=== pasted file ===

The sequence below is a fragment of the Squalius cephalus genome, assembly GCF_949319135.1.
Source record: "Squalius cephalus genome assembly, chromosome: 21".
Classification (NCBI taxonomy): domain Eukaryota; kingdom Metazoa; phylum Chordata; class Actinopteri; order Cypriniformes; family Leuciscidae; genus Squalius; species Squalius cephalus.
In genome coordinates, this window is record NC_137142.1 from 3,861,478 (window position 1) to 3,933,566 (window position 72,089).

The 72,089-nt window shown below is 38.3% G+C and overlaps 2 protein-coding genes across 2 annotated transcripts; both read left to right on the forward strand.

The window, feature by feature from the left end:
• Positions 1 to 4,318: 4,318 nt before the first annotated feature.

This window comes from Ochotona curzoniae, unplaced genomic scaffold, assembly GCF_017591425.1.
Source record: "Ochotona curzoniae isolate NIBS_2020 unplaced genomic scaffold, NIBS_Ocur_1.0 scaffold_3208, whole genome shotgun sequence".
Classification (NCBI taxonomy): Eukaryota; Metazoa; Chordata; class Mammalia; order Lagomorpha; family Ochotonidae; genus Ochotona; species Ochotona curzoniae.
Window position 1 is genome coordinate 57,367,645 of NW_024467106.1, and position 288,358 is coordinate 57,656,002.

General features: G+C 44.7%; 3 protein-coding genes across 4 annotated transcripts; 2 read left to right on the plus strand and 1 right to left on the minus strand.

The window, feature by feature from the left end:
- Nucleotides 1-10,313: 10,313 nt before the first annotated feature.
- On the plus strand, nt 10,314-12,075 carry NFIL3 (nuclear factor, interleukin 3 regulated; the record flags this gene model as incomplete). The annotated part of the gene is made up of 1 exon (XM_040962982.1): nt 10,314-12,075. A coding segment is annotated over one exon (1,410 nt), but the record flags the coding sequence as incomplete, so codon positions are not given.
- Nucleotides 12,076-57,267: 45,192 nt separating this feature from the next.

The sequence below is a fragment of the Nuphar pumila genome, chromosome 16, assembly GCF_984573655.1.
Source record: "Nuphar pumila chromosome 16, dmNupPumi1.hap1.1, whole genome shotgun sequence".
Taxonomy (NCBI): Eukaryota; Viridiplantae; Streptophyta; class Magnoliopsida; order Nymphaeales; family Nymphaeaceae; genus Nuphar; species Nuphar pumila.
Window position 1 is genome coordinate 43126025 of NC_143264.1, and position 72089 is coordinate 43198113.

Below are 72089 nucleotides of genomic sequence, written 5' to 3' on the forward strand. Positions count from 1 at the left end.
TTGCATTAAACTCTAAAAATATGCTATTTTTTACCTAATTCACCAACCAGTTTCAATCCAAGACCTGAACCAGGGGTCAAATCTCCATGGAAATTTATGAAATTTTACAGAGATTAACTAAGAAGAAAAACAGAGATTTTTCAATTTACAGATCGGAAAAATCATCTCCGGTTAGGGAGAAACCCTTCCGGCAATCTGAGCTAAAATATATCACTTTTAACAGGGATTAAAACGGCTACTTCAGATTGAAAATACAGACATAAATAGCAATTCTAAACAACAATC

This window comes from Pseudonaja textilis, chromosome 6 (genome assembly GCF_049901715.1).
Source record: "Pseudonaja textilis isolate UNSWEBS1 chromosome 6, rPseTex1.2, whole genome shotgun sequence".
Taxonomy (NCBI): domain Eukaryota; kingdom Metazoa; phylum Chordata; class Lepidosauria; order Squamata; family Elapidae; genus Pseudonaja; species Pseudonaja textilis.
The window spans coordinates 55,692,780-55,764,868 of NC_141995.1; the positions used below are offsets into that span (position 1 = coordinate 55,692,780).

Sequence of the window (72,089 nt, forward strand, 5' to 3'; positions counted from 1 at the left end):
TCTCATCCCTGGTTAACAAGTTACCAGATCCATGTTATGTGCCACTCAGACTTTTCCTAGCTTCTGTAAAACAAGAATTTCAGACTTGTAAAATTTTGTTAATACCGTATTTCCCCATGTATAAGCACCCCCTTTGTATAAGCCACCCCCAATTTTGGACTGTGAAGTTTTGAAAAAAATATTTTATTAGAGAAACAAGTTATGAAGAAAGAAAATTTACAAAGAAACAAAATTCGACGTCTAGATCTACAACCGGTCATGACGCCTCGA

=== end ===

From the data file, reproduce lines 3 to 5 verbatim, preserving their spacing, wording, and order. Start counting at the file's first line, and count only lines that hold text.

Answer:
Classification (NCBI taxonomy): domain Eukaryota; kingdom Metazoa; phylum Chordata; class Actinopteri; order Cypriniformes; family Leuciscidae; genus Squalius; species Squalius cephalus.
In genome coordinates, this window is record NC_137142.1 from 3,861,478 (window position 1) to 3,933,566 (window position 72,089).

The 72,089-nt window shown below is 38.3% G+C and overlaps 2 protein-coding genes across 2 annotated transcripts; both read left to right on the forward strand.